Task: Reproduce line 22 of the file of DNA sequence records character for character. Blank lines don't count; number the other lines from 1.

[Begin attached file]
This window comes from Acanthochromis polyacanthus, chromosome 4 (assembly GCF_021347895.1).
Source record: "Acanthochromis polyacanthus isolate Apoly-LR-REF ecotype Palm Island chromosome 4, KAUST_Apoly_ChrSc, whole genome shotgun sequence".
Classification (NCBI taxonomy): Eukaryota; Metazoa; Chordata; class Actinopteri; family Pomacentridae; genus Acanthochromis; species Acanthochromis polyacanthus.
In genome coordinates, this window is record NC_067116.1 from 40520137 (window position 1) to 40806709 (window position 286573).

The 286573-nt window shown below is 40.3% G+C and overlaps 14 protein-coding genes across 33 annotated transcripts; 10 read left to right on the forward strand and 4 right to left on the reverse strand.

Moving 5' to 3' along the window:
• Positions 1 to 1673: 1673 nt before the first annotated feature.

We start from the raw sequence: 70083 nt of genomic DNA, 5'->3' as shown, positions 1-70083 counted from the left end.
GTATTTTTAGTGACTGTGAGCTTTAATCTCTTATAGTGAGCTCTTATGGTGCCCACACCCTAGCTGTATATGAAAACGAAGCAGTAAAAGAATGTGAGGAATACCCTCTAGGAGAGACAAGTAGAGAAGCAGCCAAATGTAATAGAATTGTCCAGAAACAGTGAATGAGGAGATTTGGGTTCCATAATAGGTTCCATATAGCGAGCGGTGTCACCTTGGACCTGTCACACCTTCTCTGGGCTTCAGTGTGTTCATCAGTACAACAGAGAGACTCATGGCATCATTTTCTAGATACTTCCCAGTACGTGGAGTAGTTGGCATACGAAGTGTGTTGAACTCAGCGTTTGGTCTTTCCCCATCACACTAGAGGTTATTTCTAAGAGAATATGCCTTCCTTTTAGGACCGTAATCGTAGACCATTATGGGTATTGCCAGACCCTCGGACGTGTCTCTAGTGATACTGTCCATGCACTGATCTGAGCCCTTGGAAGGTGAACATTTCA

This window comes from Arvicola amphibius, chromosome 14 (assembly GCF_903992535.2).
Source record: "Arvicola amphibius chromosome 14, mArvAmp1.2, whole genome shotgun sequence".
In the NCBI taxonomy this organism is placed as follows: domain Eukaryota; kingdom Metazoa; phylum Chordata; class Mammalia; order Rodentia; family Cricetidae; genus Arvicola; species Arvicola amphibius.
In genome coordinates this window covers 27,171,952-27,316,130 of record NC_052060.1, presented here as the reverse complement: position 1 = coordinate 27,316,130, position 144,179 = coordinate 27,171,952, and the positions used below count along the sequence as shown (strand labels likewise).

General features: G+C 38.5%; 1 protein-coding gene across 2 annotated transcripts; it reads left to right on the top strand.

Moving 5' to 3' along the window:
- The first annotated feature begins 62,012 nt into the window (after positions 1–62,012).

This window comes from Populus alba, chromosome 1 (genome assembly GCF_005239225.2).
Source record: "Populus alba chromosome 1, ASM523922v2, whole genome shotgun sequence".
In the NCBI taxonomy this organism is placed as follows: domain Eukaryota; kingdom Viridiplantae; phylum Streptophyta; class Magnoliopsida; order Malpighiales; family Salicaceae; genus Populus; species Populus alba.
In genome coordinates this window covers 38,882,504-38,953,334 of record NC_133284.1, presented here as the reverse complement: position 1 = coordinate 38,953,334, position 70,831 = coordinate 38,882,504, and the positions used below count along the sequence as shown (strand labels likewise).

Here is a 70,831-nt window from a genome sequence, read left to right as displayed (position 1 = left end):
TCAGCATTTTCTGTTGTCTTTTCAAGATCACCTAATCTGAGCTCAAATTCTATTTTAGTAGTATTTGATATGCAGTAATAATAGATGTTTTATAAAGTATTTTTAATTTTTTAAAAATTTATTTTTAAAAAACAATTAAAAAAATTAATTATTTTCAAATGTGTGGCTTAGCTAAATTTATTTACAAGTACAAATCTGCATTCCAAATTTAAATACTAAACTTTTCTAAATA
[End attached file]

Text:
TCAGCATTTTCTGTTGTCTTTTCAAGATCACCTAATCTGAGCTCAAATTCTATTTTAGTAGTATTTGATATGCAGTAATAATAGATGTTTTATAAAGTATTTTTAATTTTTTAAAAATTTATTTTTAAAAAACAATTAAAAAAATTAATTATTTTCAAATGTGTGGCTTAGCTAAATTTATTTACAAGTACAAATCTGCATTCCAAATTTAAATACTAAACTTTTCTAAATA